Since 1977, the Moscow Farmers Market has been providing Palouse residents with fresh produce, meat, baked goods, flowers, plants and handmade arts and crafts. This year, the market was recognized for its longterm success by the American Farmland Trust, a national nonprofit with the mission to preserve the agricultural trade for generations to come.
From the American Farmland Trust website:
Throughout this summer Farmland Trust held its Farmers Market Celebration, during which the Moscow Market was voted the No. 1 farmers market in Idaho and one of the top 25 in the U.S. The public could vote for their market in five areas: People's Choice, Focus on Farmers, Healthy Food for All, Pillar of the Community and Champion for the Environment. Moscow's market placed at the top in each for all Idaho markets.
The Moscow Farmers Market is held every Saturday, from 8 am-1 pm, through the end of October, in downtown Moscow's Friendship Square.
Here's a roundup of other regional farmers markets still running as this season's harvest begins to wane:
Bonners Ferry Farmers Market | Last day of market is this Saturday, Oct. 3, from 8 am-1 pm. At 6181 Kootenai St., Bonners Ferry, Idaho. (208-267-2780)
Chewelah Farmers Market | Fridays, through Oct. 23, from 11:30 am-5:30 pm. At the northwest corner of City Park. (509-963-4353)
Coeur d'Alene Farmers Market | Wednesdays, from 4-7 pm, through Oct. 28. At Sherman Ave. and Fifth St. (208-772-2290)
Emerson-Garfield Farmers Market | Fridays, from 3-7 pm, through Oct. 16. In the parking lot of Knox Presbyterian Church, 806 W. Knox Ave. (emersongarfield.org)
Fairwood Flea & Farmers Market | Tuesdays, through Oct. 6, from 3-7 pm. At the Fairwood Shopping Center, 319 W. Hastings Rd. (466-0682)
Hayden Farmers Market | Saturdays, from 9 am-1:30 pm, through October 31. At the corner of Highway 95 and Prairie Avenue. (208-772-2290)
Kendall Yards Night Market | Wednesdays, from 4-8 pm, through Oct. 14. On Summit Parkway, between Cedar and Adams Alley. (kendallnightmarket.org)
Liberty Lake Farmers Market | Saturdays, from 9 am-1 pm, through Oct. 10. Town Square Park, 1421 N. Meadowwood Ln. (290-3839)
Moscow Farmers Market | Saturdays, from 8 am-1 pm, through October 31. Friendship Square, Fourth Ave. and Main St. (208-883-7132)
Northeast Washington Farmers Market | Wednesdays and Saturdays, from 9 am-1 pm, through Oct. 31. At Main and Astor, downtown Colville. (509-935-0555)
Pullman Farmers Market | Wednesdays, from 3:30-6 pm, through Oct. 28. In the Spot Shop parking lot, 240 NE Kamiaken St. (509-334-3565)
Sandpoint Farmers Market | Wednesdays, from 3-5:30 pm and Saturdays, from 9 am-1 pm, through Oct. 10. Farmin Park, Third and Main. (208-597-3355)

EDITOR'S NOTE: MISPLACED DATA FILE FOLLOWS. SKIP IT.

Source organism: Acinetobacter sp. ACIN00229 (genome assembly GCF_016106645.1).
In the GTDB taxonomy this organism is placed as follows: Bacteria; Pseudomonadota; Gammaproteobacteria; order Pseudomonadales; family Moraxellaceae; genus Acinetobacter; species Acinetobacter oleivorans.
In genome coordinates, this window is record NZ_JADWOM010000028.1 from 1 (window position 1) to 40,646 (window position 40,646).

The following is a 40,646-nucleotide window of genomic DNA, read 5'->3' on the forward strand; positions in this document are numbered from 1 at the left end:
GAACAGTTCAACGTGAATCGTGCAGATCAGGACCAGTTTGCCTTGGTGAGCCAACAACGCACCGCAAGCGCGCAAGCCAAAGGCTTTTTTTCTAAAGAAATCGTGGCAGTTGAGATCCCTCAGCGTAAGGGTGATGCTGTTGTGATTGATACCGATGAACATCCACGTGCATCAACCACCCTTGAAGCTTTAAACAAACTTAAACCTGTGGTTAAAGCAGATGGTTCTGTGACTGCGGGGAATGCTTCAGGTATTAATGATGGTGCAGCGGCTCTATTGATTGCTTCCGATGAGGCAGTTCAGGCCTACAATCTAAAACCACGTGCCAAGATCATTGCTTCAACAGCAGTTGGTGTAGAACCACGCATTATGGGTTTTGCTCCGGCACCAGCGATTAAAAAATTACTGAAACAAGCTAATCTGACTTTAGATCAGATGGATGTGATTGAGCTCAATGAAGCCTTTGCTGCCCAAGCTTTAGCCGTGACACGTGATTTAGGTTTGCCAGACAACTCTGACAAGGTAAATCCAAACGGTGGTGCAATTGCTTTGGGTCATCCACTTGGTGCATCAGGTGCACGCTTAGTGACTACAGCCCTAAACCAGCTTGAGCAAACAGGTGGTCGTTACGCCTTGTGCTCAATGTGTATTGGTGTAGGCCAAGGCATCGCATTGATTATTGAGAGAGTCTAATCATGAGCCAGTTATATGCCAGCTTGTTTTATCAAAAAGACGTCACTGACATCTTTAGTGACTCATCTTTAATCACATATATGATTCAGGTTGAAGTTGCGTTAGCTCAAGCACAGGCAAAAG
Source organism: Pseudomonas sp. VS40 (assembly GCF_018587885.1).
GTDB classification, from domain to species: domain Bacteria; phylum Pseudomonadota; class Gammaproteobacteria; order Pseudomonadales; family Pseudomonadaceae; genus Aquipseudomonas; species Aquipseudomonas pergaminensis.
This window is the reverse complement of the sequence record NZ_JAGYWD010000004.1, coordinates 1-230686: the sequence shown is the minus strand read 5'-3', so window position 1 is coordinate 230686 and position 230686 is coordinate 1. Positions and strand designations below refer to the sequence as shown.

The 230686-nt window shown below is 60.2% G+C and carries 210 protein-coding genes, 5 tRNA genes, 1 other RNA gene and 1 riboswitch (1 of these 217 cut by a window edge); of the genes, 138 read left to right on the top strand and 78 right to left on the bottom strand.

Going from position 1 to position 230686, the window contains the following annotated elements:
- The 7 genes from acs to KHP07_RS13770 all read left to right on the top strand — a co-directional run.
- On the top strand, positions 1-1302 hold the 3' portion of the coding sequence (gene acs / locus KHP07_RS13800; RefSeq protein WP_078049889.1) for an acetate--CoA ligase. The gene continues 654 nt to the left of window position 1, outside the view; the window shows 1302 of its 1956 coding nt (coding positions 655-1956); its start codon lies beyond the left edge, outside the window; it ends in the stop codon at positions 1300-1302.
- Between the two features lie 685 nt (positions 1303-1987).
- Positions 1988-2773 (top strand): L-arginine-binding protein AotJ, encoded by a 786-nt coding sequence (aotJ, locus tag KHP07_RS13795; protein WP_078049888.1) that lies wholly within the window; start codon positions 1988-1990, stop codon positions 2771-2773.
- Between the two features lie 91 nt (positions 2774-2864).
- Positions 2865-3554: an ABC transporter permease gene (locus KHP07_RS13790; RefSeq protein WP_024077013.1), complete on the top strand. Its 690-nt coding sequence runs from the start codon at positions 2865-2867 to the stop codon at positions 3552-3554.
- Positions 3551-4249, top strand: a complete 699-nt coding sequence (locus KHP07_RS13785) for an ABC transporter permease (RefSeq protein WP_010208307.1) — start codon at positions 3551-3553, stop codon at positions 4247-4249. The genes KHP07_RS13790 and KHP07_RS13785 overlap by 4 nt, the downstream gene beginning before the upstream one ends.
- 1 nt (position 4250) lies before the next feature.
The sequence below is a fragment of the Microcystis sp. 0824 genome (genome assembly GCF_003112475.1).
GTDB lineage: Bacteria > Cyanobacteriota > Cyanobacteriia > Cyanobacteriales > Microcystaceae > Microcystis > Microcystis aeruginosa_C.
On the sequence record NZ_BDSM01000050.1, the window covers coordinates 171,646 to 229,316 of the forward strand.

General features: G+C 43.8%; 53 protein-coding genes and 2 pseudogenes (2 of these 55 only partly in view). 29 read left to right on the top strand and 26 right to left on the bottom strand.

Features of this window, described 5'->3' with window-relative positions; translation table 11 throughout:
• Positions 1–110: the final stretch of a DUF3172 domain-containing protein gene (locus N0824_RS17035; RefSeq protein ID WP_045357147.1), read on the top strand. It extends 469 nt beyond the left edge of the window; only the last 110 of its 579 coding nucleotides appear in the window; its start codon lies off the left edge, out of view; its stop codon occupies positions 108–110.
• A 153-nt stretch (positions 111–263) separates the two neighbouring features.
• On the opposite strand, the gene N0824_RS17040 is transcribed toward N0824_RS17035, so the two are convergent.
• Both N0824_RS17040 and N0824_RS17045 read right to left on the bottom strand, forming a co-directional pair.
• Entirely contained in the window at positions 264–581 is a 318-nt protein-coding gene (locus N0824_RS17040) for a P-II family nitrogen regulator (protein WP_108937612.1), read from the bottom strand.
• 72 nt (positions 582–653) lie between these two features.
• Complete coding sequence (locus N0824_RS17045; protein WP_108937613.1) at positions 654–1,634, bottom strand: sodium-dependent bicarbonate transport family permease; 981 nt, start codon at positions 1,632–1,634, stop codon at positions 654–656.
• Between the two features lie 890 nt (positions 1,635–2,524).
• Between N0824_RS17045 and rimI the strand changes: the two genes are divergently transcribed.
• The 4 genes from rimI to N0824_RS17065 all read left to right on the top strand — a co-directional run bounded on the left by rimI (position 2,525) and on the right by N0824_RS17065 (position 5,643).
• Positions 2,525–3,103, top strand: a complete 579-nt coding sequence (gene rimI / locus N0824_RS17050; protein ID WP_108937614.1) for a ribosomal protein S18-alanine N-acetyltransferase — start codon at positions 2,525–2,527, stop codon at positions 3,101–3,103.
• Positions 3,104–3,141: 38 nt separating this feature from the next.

South Perry Thursday Market | Thursdays, from 3-7 pm, through Oct. 29. The Shop parking lot, 924 S. Perry. (thursdaymarket.org)
Spokane Farmers Market | Saturdays and Wednesdays, from 8 am-1 pm, through Oct. 31. At 20 W. Fifth Ave. (995-0182)
West Central Marketplace | Tuesdays, from 3-6 pm, through mid-Oct. (see Facebook for updates). A.M. Cannon Park, 1920 W. Maxwell. facebook.com/WestCentralMarketplace
Last weekend, Michael Brown’s long-envisioned dreams exhibited the first signs of realization to Spokane’s East Central neighborhood in the form of a vibrant mural on the side of a dilapidated building on east Fifth Avenue. The location is the site of what last was home to Flippers Ice Creamery, and where Brown now intends to create his mission-driven restaurant called Fresh Soul.
The colorful occasion drew dozens of Gonzaga students from a class titled “Art, Race, and Public Space: U.S. Murals” taught by professor Shalon Parker. Under the vision and direction of local artist Ellen Picken, students had the opportunity to learn outside the classroom, while brushing up their painting skills in the process. While the students’ contribution appears in small, brightly colored squares spread across a background of bright blue, these shapes are some of the first physical stepping stones toward the restaurant’s future opening in early 2016.
While Fresh Soul is expected to operate as a café serving southern-style cuisine, its mission transcends beyond food. Brown, a long time resident of the East Central neighborhood, envisions Fresh Soul to be a place that benefits the area’s youth through employment, job training, and mentorship with the goal of empowering students to further their education. The nonprofit restaurant is the manifestation of a grassroots initiative to foster transferable job skills to local teens through a number of community partners. One of these partners is Spokane Eastside Reunion Association, an organization that strives to promote community through basketball camps, mentoring, tutoring, and now, through its support of the local café.
“Fresh Soul is going to be much more than just a restaurant,” Brown says. “We want to motivate and teach our kids skills that will inspire them to continue their education, and provide a platform for success and to find their passion.”
A big proponent of the project is to create a physical presence in the community that will hopefully further a sense of revitalization in the East Central area, a lower-income neighborhood of Spokane. While this past weekend filled the block of East Fifth with a little more color, Fresh Soul is still seeking the remaining funds needed to open, an estimated $100,000. Find more information and stay updated on its progress here.
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